What Sparkledancer and I will have to work on is decreasing the amount of disparity between how we dance in a competitive situation versus how we dance during our lessons. So if we consider that how we dance in our lessons is our 100% baseline, we don’t want to be dancing at 70% when we compete. We want to learn to dance 90-95% at minimum, or maintain 100% optimally.
A big part of fixing this issue is going to involve just competing more frequently. If this becomes a ‘normal’ thing for us to do, then there will be less nerves and adrenaline coursing through our systems when we compete. That’s going to take time though. We talked about trying to do some kind of event once a month through the rest of the year, but there are some months where there really aren’t any convenient competitions that we could do, so even without considering the expenses related to competing and traveling all over the place that will be a nearly impossible thing to schedule. Maybe there’s another way, but I haven’t thought of one yet, so this is what we’ll be attempting for the time being.
Aside from that, Lord Dormamu thought that we were still moving in the right direction that will allow us to do well. The overall recommendation for Sparkledancer was to set up some more sessions to work with Lady Tella on her positioning and shape, because he can really see a difference with just the few sessions that the two of them have already had. For me, I need to continue to work on mastering the transitioning when using my legs, where I move from pushing with my back leg to pulling with my front as I travel. These two skills are well beyond Bronze techniques and will take time for the two of us to get down, but if we can master them now it will prove to be invaluable as we move up the ranks.
With the discussions out of the way, it was time for dancing. We started off by looking at a bit of Waltz. A lot of what we were doing made Lord Dormamu happy, but there were places throughout the dance where he thought that Sparkledancer and I were rising too much too quickly. He told us to spend some time this week practicing by doing a bit of a strange exercise: dance through the Waltz and take out all of the leg rise, using only foot rise where we would otherwise be going up.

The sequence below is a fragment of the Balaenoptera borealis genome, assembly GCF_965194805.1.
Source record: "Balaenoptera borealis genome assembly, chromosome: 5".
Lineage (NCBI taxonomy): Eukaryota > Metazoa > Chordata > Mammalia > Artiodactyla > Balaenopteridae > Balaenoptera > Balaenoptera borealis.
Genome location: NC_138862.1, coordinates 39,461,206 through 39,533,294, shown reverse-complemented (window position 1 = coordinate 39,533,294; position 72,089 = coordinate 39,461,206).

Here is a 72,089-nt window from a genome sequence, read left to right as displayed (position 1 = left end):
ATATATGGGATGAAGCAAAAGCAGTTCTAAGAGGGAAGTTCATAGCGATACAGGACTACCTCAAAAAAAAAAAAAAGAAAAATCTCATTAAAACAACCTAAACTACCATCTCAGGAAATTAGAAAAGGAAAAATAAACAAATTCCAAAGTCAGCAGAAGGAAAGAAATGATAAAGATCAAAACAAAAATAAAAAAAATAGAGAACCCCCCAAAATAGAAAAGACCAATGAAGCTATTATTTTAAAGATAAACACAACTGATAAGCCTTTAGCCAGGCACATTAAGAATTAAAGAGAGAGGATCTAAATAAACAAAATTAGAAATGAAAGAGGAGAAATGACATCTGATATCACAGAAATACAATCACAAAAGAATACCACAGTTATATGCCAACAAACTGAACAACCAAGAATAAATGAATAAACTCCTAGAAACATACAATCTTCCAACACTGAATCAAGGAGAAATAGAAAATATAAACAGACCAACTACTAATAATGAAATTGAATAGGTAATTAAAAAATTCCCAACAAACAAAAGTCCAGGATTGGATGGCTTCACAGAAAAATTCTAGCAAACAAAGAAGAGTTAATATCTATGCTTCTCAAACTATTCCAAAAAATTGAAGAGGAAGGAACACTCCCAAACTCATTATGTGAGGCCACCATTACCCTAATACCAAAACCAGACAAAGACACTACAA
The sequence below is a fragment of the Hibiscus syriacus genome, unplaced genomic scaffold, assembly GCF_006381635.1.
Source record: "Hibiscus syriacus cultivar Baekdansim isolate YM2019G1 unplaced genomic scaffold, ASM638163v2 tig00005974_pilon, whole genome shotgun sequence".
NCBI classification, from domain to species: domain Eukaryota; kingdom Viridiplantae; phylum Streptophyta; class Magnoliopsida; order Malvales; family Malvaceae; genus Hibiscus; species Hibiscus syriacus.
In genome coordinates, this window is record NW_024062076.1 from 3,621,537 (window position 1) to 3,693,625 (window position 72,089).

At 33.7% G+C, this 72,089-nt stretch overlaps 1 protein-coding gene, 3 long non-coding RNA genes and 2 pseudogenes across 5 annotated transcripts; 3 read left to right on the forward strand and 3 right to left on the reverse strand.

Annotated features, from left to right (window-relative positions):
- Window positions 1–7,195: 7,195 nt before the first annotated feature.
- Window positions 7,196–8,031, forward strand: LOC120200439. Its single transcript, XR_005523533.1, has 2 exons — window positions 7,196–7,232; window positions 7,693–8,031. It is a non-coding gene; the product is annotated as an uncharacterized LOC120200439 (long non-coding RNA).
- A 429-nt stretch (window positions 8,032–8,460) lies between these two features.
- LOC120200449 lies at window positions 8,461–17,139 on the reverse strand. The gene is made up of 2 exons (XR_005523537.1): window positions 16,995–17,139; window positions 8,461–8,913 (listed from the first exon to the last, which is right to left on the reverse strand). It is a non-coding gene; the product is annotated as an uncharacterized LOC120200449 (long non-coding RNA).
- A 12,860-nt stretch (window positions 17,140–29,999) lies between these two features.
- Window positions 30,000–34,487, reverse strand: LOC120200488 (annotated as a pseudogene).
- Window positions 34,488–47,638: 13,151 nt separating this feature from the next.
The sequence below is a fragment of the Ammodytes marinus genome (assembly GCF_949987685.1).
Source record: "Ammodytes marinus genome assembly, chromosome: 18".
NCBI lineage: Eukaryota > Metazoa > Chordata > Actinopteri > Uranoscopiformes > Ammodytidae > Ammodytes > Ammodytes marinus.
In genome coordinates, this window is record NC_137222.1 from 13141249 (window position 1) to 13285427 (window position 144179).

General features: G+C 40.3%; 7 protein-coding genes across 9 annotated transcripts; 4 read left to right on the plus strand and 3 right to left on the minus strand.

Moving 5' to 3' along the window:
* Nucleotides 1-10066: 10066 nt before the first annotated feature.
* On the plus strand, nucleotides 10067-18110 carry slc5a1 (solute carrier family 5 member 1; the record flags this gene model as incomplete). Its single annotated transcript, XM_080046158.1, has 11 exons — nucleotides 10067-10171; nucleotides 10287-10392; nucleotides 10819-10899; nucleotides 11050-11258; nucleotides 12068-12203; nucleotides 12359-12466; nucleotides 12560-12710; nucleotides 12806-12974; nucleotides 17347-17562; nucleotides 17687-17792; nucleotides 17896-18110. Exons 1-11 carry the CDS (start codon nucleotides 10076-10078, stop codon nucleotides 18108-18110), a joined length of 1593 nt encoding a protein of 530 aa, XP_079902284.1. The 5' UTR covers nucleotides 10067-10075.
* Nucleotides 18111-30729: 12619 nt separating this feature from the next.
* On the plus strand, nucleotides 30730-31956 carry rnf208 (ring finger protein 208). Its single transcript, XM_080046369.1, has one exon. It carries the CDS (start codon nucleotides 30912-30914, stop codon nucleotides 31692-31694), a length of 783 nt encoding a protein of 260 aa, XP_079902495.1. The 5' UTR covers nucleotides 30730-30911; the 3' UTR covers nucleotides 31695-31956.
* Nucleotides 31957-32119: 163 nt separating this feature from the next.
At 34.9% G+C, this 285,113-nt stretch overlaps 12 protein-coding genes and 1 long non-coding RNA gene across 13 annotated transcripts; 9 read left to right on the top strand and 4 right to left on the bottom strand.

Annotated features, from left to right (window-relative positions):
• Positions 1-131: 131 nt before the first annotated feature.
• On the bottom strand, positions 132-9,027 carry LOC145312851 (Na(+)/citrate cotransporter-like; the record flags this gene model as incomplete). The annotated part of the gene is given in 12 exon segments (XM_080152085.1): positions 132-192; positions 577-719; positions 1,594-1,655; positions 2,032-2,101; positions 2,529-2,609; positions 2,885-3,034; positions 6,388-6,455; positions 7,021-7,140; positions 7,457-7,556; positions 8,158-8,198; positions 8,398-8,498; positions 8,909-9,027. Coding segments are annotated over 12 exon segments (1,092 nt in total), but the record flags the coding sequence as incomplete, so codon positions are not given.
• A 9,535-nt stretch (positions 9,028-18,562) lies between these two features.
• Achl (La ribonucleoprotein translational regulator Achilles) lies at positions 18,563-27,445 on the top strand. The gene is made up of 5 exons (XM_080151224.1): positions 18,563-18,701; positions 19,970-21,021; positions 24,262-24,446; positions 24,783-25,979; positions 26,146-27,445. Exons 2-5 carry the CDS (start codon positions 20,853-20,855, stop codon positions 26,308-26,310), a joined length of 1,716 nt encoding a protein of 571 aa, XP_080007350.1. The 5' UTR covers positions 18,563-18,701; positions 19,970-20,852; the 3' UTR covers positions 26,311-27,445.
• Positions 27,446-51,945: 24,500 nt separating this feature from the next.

This is a strange feeling. I have gone through this a few times since this lesson, and while it definitely keeps me from popping up too high through the whole routine, it also causes me to bang my knees against Sparkledancer’s in a few spots. Hopefully by the time I see Lord Dormamu next, practicing this way will have corrected the actions that he was unhappy with so that I can go back to dancing Waltz normally.
Next up, Foxtrot. It’s official – I am able to move enough during my Foxtrot to cover the entire floor of the Endless Dance Hall from corner to corner. I had considered, when I managed it on Saturday while Sparkledancer was working with Lady Tella, that it might have been just a fluke, but I did it again on Sunday with Lord Dormamu so obviously it wasn’t. Yay?
As impressive as the feat sounds, dancing like that actually caused some issues on the short wall for Lord Dormamu. He could tell that I had risen up at the end of the Three Step on the short wall, and I did not lower down again until after the Closed Impetus with Feather Finish in the corner. What I told him was that I had risen up to pull my steps short, because that Three Step took us extremely close to the chairs that line the wall that we were moving toward, and I didn’t want to put Sparkledancer into one of them. When we danced through the short wall again starting further away from the wall, all the issues he saw with me rising up went away.